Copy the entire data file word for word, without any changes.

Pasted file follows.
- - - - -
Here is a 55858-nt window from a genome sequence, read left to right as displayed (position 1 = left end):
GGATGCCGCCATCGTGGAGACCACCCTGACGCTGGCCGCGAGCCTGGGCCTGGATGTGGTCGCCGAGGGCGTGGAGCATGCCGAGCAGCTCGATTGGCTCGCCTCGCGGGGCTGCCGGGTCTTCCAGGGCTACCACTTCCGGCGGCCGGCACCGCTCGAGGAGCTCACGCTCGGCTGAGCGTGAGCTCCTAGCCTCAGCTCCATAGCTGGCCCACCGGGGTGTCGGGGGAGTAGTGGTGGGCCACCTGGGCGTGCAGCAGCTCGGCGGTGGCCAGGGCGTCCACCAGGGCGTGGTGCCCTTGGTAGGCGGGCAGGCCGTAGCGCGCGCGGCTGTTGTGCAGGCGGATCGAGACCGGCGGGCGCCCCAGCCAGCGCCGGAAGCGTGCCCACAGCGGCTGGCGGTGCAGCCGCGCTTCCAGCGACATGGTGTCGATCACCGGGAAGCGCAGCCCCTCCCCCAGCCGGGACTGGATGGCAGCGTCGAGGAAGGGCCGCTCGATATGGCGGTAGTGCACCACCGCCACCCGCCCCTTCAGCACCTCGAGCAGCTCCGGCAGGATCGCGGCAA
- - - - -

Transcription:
Here is a 55858-nt window from a genome sequence, read left to right as displayed (position 1 = left end):
GGATGCCGCCATCGTGGAGACCACCCTGACGCTGGCCGCGAGCCTGGGCCTGGATGTGGTCGCCGAGGGCGTGGAGCATGCCGAGCAGCTCGATTGGCTCGCCTCGCGGGGCTGCCGGGTCTTCCAGGGCTACCACTTCCGGCGGCCGGCACCGCTCGAGGAGCTCACGCTCGGCTGAGCGTGAGCTCCTAGCCTCAGCTCCATAGCTGGCCCACCGGGGTGTCGGGGGAGTAGTGGTGGGCCACCTGGGCGTGCAGCAGCTCGGCGGTGGCCAGGGCGTCCACCAGGGCGTGGTGCCCTTGGTAGGCGGGCAGGCCGTAGCGCGCGCGGCTGTTGTGCAGGCGGATCGAGACCGGCGGGCGCCCCAGCCAGCGCCGGAAGCGTGCCCACAGCGGCTGGCGGTGCAGCCGCGCTTCCAGCGACATGGTGTCGATCACCGGGAAGCGCAGCCCCTCCCCCAGCCGGGACTGGATGGCAGCGTCGAGGAAGGGCCGCTCGATATGGCGGTAGTGCACCACCGCCACCCGCCCCTTCAGCACCTCGAGCAGCTCCGGCAGGATCGCGGCAA